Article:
Meaning of “ethnological” in the English Dictionary

"ethnological" in English

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ethnologicaladjective

uk /ˌeθ.nəˈlɒdʒ.ɪ.kəl/ us /ˌeθ.noʊˈlɑː.dʒɪ.kəl/ also ethnologic, uk /-ˈlɒdʒ.ɪk/ us /-ˈlɑː.dʒɪk/
ethnologically
adverb uk /ˌeθ.nəˈlɒdʒ.ɪ.kəl.i/ us /ˌeθ.noʊˈlɑː.dʒɪ.kəl.i/

Examples from literature

  • Ethnological studies have shown in an interesting way the social origin of the moral judgment. 
  • Hence, the presence of either of them in one dialect has been considered as evidence of a wide ethnological difference.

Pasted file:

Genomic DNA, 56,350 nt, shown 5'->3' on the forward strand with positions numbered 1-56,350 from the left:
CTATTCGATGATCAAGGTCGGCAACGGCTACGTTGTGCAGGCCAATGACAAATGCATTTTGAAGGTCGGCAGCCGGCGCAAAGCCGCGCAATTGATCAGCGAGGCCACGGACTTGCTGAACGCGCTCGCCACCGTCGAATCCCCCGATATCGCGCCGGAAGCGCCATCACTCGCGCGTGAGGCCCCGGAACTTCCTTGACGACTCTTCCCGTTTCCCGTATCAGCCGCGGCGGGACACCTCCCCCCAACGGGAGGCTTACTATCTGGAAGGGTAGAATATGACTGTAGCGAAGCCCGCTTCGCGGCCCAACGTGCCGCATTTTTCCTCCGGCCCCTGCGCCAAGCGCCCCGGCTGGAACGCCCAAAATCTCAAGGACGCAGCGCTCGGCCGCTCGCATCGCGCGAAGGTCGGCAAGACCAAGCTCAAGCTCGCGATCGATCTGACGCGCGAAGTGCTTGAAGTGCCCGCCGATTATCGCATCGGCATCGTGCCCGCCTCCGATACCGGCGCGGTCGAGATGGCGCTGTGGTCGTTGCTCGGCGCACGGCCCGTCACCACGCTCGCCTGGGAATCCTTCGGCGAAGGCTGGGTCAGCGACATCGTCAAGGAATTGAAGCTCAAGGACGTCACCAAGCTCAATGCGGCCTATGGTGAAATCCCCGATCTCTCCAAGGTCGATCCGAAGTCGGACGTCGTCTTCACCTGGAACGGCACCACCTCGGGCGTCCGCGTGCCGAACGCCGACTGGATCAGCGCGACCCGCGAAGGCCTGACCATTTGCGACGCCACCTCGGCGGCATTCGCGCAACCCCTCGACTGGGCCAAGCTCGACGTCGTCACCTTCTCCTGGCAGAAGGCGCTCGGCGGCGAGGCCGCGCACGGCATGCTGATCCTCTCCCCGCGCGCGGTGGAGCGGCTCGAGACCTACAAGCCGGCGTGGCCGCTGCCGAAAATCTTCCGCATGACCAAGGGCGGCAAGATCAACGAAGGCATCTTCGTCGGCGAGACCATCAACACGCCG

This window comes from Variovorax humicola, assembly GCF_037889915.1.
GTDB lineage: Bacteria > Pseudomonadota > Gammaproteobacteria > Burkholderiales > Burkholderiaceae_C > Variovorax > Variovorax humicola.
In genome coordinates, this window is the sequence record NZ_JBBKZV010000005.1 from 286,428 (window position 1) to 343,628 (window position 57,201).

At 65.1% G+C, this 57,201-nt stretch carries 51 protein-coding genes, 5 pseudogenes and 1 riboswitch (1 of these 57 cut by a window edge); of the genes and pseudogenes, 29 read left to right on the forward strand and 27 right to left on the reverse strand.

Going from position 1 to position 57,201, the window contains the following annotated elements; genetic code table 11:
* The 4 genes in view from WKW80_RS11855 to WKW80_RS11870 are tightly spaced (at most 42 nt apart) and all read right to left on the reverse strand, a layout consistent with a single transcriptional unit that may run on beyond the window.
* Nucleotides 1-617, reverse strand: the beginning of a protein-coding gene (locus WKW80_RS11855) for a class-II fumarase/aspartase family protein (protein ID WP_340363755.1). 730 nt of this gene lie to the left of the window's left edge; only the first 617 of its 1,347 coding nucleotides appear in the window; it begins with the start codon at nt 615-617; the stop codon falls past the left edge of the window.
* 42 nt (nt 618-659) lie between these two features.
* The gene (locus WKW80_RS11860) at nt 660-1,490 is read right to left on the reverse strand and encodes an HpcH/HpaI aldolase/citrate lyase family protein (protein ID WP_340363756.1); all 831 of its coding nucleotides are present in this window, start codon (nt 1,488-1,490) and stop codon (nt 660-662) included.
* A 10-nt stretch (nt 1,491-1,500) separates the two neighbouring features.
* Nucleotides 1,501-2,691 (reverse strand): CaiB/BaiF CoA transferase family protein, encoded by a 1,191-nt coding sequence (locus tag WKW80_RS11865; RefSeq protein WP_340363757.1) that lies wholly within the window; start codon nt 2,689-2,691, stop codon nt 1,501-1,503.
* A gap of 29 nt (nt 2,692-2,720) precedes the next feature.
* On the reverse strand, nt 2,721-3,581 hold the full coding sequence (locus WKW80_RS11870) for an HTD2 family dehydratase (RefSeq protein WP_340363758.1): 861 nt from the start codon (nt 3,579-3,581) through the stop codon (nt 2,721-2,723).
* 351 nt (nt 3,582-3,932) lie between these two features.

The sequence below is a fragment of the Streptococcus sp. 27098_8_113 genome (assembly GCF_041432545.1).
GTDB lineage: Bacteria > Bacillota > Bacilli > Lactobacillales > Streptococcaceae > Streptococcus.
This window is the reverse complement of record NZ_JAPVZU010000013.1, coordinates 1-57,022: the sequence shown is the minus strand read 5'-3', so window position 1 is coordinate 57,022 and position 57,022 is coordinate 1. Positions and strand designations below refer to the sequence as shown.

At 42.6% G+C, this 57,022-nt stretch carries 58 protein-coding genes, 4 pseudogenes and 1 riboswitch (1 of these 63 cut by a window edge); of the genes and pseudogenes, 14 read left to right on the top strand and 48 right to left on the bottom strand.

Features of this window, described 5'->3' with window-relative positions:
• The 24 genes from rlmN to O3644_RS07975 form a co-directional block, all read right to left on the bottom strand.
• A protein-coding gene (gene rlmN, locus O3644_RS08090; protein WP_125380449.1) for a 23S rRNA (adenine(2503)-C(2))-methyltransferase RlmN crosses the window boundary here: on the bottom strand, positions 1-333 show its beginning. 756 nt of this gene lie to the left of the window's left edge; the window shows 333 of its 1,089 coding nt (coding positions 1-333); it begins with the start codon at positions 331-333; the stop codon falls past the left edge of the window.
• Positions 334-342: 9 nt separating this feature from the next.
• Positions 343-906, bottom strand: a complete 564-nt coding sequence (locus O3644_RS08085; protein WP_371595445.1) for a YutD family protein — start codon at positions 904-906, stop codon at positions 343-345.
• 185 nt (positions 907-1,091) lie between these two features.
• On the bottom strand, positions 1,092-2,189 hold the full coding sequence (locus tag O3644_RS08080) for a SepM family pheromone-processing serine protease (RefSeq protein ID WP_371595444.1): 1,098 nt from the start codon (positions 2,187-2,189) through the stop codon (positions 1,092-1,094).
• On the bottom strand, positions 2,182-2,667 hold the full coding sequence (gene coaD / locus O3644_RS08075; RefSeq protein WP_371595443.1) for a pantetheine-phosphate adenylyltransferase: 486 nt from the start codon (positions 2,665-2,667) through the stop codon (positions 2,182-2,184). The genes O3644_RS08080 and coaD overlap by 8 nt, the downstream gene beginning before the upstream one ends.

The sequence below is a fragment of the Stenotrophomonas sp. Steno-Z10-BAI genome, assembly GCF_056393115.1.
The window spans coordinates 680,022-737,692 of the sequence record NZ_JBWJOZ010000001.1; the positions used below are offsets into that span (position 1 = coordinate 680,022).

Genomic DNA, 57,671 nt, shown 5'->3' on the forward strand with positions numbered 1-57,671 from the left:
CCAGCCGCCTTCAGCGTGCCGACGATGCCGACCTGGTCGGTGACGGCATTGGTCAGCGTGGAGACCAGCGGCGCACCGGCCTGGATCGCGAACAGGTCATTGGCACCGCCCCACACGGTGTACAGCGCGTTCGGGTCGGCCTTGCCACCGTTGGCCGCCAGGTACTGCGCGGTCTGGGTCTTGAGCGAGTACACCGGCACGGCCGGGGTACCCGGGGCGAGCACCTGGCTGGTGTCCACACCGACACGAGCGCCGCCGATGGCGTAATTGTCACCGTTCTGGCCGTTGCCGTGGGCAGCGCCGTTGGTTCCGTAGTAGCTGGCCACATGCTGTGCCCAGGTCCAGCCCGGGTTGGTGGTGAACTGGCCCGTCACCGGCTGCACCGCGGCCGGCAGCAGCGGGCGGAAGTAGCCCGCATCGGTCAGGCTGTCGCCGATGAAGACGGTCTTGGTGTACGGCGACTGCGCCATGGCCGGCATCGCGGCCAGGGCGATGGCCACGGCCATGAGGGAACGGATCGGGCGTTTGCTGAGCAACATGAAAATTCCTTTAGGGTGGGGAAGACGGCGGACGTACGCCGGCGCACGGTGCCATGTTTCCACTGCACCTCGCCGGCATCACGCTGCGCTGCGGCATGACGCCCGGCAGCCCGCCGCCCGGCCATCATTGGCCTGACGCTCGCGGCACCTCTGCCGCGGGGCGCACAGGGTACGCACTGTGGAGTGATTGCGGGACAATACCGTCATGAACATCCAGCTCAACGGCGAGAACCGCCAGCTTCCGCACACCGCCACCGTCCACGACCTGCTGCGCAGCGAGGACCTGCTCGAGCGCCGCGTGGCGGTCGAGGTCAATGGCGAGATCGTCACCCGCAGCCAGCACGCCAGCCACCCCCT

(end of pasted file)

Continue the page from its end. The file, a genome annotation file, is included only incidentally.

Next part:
• There are many directions in which one might approach so immense a topic, presenting, as it does, all manner of problems, historical, ethnological, linguistic, scientific, political, economic, and strategic. 
  • To establish such a system in Europe will no doubt be difficult, for here we have to deal with an immense complication of prejudices, intensified by linguistic and ethnological differences. 
  • We took but little notice of the natives, as obtaining water was of greater interest at that moment than the prosecution of ethnological studies. 

(Definition of “ethnological” from the Cambridge Advanced Learner’s Dictionary & Thesaurus © Cambridge University Press)

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